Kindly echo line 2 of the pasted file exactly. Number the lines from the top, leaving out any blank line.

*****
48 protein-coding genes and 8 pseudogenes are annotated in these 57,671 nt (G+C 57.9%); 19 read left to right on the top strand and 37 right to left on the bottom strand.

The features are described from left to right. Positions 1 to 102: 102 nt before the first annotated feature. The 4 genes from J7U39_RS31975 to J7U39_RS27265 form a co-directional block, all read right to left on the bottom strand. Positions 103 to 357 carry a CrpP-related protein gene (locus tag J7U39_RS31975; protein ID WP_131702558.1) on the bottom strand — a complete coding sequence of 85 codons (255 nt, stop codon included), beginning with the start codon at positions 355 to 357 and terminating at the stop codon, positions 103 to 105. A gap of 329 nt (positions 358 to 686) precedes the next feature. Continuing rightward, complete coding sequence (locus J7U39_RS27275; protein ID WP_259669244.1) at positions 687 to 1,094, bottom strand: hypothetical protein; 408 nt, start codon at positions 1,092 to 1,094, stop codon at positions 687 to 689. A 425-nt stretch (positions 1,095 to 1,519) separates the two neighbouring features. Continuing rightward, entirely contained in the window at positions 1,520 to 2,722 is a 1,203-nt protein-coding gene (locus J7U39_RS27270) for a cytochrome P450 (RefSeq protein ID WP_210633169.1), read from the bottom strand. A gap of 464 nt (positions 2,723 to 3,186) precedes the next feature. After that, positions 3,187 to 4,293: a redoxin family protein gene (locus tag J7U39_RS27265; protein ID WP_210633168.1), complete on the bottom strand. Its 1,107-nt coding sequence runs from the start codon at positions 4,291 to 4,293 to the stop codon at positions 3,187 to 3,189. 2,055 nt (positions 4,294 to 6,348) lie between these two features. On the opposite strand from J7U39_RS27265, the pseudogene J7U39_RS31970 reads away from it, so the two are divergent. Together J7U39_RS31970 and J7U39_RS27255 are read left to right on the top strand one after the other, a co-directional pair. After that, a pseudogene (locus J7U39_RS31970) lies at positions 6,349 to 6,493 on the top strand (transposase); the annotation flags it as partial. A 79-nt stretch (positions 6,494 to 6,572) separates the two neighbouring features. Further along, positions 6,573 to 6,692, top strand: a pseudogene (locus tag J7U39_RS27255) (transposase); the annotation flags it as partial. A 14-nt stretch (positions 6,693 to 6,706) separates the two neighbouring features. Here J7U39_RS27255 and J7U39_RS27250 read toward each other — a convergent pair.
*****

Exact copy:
The features are described from left to right. Positions 1 to 102: 102 nt before the first annotated feature. The 4 genes from J7U39_RS31975 to J7U39_RS27265 form a co-directional block, all read right to left on the bottom strand. Positions 103 to 357 carry a CrpP-related protein gene (locus tag J7U39_RS31975; protein ID WP_131702558.1) on the bottom strand — a complete coding sequence of 85 codons (255 nt, stop codon included), beginning with the start codon at positions 355 to 357 and terminating at the stop codon, positions 103 to 105. A gap of 329 nt (positions 358 to 686) precedes the next feature. Continuing rightward, complete coding sequence (locus J7U39_RS27275; protein ID WP_259669244.1) at positions 687 to 1,094, bottom strand: hypothetical protein; 408 nt, start codon at positions 1,092 to 1,094, stop codon at positions 687 to 689. A 425-nt stretch (positions 1,095 to 1,519) separates the two neighbouring features. Continuing rightward, entirely contained in the window at positions 1,520 to 2,722 is a 1,203-nt protein-coding gene (locus J7U39_RS27270) for a cytochrome P450 (RefSeq protein ID WP_210633169.1), read from the bottom strand. A gap of 464 nt (positions 2,723 to 3,186) precedes the next feature. After that, positions 3,187 to 4,293: a redoxin family protein gene (locus tag J7U39_RS27265; protein ID WP_210633168.1), complete on the bottom strand. Its 1,107-nt coding sequence runs from the start codon at positions 4,291 to 4,293 to the stop codon at positions 3,187 to 3,189. 2,055 nt (positions 4,294 to 6,348) lie between these two features. On the opposite strand from J7U39_RS27265, the pseudogene J7U39_RS31970 reads away from it, so the two are divergent. Together J7U39_RS31970 and J7U39_RS27255 are read left to right on the top strand one after the other, a co-directional pair. After that, a pseudogene (locus J7U39_RS31970) lies at positions 6,349 to 6,493 on the top strand (transposase); the annotation flags it as partial. A 79-nt stretch (positions 6,494 to 6,572) separates the two neighbouring features. Further along, positions 6,573 to 6,692, top strand: a pseudogene (locus tag J7U39_RS27255) (transposase); the annotation flags it as partial. A 14-nt stretch (positions 6,693 to 6,706) separates the two neighbouring features. Here J7U39_RS27255 and J7U39_RS27250 read toward each other — a convergent pair.